Story: Bush trams and other log transport

Steam hauler

Steam hauler

In the early 1900s, steam-powered haulers largely replaced bullock teams. This typical New Zealand hauler weighed about 8 tonnes and was mounted on a portable wooden skid. It pulled logs from where they were felled to the bush trams. Haulers comprised a boiler to raise steam (right), a steam engine driving two drums (left), and steel cables. The larger drum skidded a log along the ground, then the smaller drum pulled the cable back out. Logs were hauled for up to 500 metres, attended by a ropey, who had a dirty and dangerous job. Above the driver is a rough shelter to protect him from the weather. The location is Gamman’s Mill, Mamaku, in 1928.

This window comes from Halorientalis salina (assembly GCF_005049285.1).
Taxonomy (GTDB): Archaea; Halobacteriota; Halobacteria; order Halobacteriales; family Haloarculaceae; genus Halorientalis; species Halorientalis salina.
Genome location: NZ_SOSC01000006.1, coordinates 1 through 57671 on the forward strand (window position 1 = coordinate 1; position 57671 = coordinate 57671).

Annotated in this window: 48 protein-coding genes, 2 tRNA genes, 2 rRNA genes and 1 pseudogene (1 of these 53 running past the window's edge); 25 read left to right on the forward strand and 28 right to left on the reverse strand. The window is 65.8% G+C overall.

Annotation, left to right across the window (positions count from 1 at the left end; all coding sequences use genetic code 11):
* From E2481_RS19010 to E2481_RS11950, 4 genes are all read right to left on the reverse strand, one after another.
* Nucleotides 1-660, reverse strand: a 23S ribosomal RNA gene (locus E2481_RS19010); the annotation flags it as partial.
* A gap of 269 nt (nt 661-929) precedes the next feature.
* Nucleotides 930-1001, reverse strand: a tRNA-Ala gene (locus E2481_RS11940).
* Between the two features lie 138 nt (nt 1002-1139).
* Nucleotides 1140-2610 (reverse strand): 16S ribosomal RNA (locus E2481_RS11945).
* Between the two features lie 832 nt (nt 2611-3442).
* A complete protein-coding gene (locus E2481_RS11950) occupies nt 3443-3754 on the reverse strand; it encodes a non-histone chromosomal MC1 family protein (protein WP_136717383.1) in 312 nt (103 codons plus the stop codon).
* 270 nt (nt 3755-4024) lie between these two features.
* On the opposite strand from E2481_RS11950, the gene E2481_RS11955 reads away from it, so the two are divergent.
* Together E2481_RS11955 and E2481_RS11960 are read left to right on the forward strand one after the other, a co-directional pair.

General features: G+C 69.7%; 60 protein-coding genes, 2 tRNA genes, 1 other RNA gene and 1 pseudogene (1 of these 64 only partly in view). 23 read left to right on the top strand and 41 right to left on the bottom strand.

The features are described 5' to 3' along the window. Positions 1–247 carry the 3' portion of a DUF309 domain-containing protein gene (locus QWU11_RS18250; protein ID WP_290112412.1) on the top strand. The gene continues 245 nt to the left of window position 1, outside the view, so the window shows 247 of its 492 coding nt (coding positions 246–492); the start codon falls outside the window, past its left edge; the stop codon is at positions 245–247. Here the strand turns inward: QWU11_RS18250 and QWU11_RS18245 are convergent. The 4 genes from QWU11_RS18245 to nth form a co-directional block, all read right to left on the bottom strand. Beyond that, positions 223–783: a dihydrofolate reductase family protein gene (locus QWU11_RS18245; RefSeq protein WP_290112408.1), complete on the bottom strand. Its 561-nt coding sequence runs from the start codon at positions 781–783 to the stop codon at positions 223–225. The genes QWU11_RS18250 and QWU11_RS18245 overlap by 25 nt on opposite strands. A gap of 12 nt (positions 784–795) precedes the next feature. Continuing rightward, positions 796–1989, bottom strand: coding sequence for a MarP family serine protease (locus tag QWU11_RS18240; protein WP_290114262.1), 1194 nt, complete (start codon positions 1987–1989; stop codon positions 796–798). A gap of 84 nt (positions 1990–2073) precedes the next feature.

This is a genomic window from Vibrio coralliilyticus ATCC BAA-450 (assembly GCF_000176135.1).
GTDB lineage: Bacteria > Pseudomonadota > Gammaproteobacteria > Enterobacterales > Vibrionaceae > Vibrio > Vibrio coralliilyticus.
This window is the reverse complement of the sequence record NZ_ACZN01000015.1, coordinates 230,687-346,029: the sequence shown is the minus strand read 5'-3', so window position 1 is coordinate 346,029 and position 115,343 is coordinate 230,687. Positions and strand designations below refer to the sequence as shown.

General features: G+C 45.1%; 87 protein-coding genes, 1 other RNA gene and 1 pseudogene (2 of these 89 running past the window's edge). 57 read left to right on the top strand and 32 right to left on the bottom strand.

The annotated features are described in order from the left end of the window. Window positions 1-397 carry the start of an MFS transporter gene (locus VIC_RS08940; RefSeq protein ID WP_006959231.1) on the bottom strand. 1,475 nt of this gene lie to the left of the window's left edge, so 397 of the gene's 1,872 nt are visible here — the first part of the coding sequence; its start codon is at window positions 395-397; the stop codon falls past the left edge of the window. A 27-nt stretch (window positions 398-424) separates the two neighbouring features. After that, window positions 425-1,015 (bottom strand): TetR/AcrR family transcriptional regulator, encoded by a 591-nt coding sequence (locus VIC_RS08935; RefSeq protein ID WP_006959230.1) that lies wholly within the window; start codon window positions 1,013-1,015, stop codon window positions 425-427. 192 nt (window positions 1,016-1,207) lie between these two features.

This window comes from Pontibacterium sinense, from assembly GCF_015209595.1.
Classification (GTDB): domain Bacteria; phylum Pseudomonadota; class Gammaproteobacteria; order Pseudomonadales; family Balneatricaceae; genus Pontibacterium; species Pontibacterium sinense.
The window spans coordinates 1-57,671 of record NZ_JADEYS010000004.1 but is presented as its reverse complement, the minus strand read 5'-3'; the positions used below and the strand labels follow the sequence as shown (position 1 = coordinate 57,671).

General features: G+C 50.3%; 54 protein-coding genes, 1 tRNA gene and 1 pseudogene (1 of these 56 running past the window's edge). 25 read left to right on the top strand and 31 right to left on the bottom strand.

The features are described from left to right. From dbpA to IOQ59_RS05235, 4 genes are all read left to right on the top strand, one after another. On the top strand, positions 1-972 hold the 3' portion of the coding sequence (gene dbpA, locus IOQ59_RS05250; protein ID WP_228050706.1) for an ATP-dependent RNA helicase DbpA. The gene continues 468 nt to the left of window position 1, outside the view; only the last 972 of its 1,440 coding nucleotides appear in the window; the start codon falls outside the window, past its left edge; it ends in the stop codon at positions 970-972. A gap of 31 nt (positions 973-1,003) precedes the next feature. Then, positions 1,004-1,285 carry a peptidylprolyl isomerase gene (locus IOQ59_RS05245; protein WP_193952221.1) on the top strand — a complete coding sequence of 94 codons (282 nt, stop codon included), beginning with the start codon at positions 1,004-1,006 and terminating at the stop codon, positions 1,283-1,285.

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Archives New Zealand - Te Rua Mahara o te Kāwanatanga
Reference: AAQA 6394 L1561

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How to cite this page:

Paul Mahoney, 'Bush trams and other log transport - Skidding and hauling', Te Ara - the Encyclopedia of New Zealand, (accessed 18 June 2024)

Story by Paul Mahoney, published 24 Sep 2007